Newborn on JetBlue flight to Florida motivates name change for plane

An infant was born on a JetBlue flight from San Juan, Puerto Rico, to Fort Lauderdale, Florida, the aircraft affirmed on Saturday.

Flight 1954 invited what the aircraft authoritatively named their “youngest customer to date” on the Friday flight and now the airline needs to rename the jet, which was unexpectedly as of now named “Born to Be Blue,” after the infant.

“We’d like to thank the crew and medical professionals on board for their quick action under pressure, and wish the new mother and son all the best. Flight 1954 was operated on aircraft N523JB, coincidentally named, ‘Born To Be Blue,’” JetBlue shared in an announcement to NBC 6. JetBlue did not promptly react to Yahoo Lifestyle’s requests for comment.

An individual from JetBlue’s ground tasks, Yaqui Ramos, shared photographs of the group and the infant kid after the flight landed. Notwithstanding team individuals and medical professionals helping the lady give birth, the flight landed 11 minutes early, taking just two hours and 40 minutes.

While mid-air births are uncommon, many have occurred, a couple notwithstanding rousing names as well. In 2016, a Jetstar traveler, who was so respected with the consideration the group and individuals locally available gave her amid her midair delivery, named her child “Saw Jet Star.” And in 2012, an infant was named after her mom’s Emirates flight number, EK, subsequent to being delivered on the plane.


Rising Seas May Wipe Florida Off the Map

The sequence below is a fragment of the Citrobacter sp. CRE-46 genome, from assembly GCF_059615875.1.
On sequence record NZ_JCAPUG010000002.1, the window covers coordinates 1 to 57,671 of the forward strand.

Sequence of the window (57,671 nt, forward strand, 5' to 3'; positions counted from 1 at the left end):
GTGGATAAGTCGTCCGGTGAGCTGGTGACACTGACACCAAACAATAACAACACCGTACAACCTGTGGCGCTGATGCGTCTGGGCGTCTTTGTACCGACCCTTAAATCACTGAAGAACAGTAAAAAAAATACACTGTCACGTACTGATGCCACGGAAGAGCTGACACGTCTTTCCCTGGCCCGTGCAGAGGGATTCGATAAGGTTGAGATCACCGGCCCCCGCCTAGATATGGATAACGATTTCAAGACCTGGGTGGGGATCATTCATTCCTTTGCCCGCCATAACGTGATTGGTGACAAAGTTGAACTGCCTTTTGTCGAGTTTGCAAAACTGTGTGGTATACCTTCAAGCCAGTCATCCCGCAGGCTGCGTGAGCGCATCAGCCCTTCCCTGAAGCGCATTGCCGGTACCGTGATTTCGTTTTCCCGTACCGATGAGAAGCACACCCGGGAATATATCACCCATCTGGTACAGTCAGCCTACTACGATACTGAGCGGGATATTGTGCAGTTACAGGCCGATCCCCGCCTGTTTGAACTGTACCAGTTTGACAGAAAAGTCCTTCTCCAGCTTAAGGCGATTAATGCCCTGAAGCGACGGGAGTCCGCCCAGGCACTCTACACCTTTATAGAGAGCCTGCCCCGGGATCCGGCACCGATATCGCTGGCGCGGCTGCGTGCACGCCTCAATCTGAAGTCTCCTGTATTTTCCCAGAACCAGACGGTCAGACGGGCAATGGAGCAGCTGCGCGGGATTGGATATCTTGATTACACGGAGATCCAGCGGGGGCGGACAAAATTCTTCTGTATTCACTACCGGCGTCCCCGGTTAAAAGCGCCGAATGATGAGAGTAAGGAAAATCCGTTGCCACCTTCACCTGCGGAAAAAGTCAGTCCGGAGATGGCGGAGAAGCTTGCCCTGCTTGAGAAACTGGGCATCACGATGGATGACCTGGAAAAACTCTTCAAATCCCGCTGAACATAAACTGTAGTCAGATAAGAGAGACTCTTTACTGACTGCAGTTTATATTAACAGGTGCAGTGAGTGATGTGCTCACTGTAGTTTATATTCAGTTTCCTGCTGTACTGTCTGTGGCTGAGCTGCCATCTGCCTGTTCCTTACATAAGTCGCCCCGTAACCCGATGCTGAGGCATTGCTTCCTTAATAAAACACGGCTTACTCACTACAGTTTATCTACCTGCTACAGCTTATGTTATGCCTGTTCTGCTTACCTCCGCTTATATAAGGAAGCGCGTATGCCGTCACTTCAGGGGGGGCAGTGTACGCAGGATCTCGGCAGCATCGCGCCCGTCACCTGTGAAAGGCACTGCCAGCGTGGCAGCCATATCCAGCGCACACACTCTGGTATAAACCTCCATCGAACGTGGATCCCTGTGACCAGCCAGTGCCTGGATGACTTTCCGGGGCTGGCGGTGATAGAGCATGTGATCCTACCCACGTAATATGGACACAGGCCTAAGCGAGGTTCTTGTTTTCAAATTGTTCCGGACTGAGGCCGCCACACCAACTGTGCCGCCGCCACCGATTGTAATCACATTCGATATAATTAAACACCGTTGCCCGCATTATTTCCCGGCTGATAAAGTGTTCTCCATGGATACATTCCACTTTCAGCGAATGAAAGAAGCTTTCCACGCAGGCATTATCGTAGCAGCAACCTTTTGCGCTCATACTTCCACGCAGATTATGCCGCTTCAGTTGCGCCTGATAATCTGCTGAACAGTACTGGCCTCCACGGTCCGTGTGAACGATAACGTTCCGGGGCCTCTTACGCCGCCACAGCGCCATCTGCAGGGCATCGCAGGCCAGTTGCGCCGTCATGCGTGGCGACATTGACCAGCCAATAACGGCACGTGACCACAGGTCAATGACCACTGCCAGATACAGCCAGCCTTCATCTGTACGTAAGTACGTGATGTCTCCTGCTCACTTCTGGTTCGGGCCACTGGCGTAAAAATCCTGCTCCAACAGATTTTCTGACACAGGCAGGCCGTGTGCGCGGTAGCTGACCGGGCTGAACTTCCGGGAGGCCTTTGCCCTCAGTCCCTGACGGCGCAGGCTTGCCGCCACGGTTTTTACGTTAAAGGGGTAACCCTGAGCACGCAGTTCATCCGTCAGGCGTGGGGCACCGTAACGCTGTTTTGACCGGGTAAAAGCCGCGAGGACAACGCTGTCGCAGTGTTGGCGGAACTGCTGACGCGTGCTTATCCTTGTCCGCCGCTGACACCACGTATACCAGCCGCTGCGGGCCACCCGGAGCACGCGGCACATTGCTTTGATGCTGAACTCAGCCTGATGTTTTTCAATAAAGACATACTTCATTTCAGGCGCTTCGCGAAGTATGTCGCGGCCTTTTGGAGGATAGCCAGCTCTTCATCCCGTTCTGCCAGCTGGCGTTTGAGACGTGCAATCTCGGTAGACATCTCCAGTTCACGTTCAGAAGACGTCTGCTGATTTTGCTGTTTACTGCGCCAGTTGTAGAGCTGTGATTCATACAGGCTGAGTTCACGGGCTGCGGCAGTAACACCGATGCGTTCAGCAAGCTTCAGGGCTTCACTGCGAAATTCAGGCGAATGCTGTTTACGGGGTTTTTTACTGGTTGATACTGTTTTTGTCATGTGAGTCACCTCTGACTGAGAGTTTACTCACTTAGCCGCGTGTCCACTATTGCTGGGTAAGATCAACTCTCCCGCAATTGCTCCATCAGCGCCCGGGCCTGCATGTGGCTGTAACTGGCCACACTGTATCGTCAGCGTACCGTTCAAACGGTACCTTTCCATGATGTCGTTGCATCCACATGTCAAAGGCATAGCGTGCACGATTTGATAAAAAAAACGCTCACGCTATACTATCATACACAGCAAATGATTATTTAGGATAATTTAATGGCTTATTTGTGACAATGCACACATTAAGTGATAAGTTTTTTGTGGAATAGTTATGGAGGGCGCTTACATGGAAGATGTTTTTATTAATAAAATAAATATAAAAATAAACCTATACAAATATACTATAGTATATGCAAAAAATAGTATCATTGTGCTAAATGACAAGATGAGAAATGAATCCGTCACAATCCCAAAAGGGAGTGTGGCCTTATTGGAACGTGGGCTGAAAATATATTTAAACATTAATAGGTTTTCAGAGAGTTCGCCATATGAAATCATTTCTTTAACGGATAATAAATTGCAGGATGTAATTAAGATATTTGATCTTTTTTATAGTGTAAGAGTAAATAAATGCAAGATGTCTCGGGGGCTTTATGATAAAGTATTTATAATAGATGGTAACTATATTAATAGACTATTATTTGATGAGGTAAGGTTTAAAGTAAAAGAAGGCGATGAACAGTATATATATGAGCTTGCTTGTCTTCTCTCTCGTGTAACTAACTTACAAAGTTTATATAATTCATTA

The world may have been warned. But the threats of climate change remain as 64,000 South Florida homes are expected to face constant and chronic flooding in the next 30 years due to rising sea levels, a new study revealed.

“In the coming decades, the consequences of rising seas will strain many coastal real estate markets—abruptly or gradually, but some eventually to the point of collapse—with potential reverberations throughout the national economy. And with the inevitability of ever-higher seas, these are not devaluations from which damaged real estate markets will recover,” the study read.

The study said that apart from homes, government infrastructure is also at risk. These include roads, bridges, power plants, airports, ports, public buildings, military bases, and other critical infrastructure along the coast.

National Geographic reported at the rate the burning of fossil fuels is going, “global warming will eventually melt all the ice at the poles and on mountaintops, raising sea level by 216 feet.” This would result to the vanishing of the entire Atlantinc seaboard, not just Florida but even the Gulf Coast.

“In California, San Francisco’s hills would become a cluster of islands and the Central Valley a giant bay. The Gulf of California would stretch north past the latitude of San Diego—not that there’d be a San Diego,” the report added.

In a report back in March 2018, alternative news website Truthout said the US “is poised to become the world’s top fossil fuel producer.”

By 2023, the US is expected to produce 17 million barrels of raw liquid hydrocarbons a day from 13 million in 2017. This is due to the US government’s policy to continue and intensify oil production, when, on the other hand, oil-producing countries have already agreed to slow down their production to combat its falling prices.

The increased oil production in the US has not only put the environment in peril but also threatens to displace rural communities as the government work on laying down new oil and gas pipelines. This has been met with strong international resistance, including the controversial Dakota Access Pipeline.

The study said, “there will be no simple solution. But continued inaction is unacceptable; we must use the remaining response time wisely to meet this serious threat and protect coastal communities as effectively as we can.”